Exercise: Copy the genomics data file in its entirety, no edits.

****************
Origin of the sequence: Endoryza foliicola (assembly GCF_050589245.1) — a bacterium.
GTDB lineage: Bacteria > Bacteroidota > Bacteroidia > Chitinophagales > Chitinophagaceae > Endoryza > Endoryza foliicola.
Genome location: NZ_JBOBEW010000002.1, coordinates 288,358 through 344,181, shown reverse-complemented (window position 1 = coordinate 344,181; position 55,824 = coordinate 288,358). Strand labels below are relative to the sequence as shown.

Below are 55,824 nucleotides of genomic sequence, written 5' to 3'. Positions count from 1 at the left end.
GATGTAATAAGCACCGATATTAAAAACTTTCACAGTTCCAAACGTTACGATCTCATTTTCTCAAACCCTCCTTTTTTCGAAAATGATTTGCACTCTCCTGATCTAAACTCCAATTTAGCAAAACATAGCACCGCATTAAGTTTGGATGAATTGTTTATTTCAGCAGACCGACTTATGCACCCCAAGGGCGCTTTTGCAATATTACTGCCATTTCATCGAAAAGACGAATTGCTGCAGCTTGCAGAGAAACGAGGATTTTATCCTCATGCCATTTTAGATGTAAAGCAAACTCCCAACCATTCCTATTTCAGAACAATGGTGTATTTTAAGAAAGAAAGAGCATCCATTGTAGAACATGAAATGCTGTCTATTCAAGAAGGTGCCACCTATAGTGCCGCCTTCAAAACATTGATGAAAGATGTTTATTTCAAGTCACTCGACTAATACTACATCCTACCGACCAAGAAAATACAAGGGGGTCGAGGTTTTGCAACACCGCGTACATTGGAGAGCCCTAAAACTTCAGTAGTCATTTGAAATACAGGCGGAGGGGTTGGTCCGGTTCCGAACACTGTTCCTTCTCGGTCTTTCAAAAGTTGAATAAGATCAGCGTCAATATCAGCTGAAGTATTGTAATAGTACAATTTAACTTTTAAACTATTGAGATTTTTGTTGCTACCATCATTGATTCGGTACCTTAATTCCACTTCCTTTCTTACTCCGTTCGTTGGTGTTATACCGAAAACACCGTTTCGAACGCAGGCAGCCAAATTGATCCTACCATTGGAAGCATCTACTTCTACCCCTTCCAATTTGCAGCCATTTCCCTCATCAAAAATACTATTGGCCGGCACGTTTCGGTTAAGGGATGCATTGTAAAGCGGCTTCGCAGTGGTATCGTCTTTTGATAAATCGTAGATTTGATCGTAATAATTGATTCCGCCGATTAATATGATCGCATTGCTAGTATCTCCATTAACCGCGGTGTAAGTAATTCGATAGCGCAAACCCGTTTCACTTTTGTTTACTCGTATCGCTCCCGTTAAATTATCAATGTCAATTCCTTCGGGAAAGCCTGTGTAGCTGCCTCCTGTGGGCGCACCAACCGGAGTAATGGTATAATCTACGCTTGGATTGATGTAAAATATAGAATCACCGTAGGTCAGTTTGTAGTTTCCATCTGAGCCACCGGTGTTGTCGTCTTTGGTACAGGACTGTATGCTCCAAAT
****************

Origin of the sequence: Endoryza foliicola (assembly GCF_050589245.1) — a bacterium.
GTDB lineage: Bacteria > Bacteroidota > Bacteroidia > Chitinophagales > Chitinophagaceae > Endoryza > Endoryza foliicola.
Genome location: NZ_JBOBEW010000002.1, coordinates 288,358 through 344,181, shown reverse-complemented (window position 1 = coordinate 344,181; position 55,824 = coordinate 288,358). Strand labels below are relative to the sequence as shown.

Below are 55,824 nucleotides of genomic sequence, written 5' to 3'. Positions count from 1 at the left end.
GATGTAATAAGCACCGATATTAAAAACTTTCACAGTTCCAAACGTTACGATCTCATTTTCTCAAACCCTCCTTTTTTCGAAAATGATTTGCACTCTCCTGATCTAAACTCCAATTTAGCAAAACATAGCACCGCATTAAGTTTGGATGAATTGTTTATTTCAGCAGACCGACTTATGCACCCCAAGGGCGCTTTTGCAATATTACTGCCATTTCATCGAAAAGACGAATTGCTGCAGCTTGCAGAGAAACGAGGATTTTATCCTCATGCCATTTTAGATGTAAAGCAAACTCCCAACCATTCCTATTTCAGAACAATGGTGTATTTTAAGAAAGAAAGAGCATCCATTGTAGAACATGAAATGCTGTCTATTCAAGAAGGTGCCACCTATAGTGCCGCCTTCAAAACATTGATGAAAGATGTTTATTTCAAGTCACTCGACTAATACTACATCCTACCGACCAAGAAAATACAAGGGGGTCGAGGTTTTGCAACACCGCGTACATTGGAGAGCCCTAAAACTTCAGTAGTCATTTGAAATACAGGCGGAGGGGTTGGTCCGGTTCCGAACACTGTTCCTTCTCGGTCTTTCAAAAGTTGAATAAGATCAGCGTCAATATCAGCTGAAGTATTGTAATAGTACAATTTAACTTTTAAACTATTGAGATTTTTGTTGCTACCATCATTGATTCGGTACCTTAATTCCACTTCCTTTCTTACTCCGTTCGTTGGTGTTATACCGAAAACACCGTTTCGAACGCAGGCAGCCAAATTGATCCTACCATTGGAAGCATCTACTTCTACCCCTTCCAATTTGCAGCCATTTCCCTCATCAAAAATACTATTGGCCGGCACGTTTCGGTTAAGGGATGCATTGTAAAGCGGCTTCGCAGTGGTATCGTCTTTTGATAAATCGTAGATTTGATCGTAATAATTGATTCCGCCGATTAATATGATCGCATTGCTAGTATCTCCATTAACCGCGGTGTAAGTAATTCGATAGCGCAAACCCGTTTCACTTTTGTTTACTCGTATCGCTCCCGTTAAATTATCAATGTCAATTCCTTCGGGAAAGCCTGTGTAGCTGCCTCCTGTGGGCGCACCAACCGGAGTAATGGTATAATCTACGCTTGGATTGATGTAAAATATAGAATCACCGTAGGTCAGTTTGTAGTTTCCATCTGAGCCACCGGTGTTGTCGTCTTTGGTACAGGACTGTATGCTCCAAAT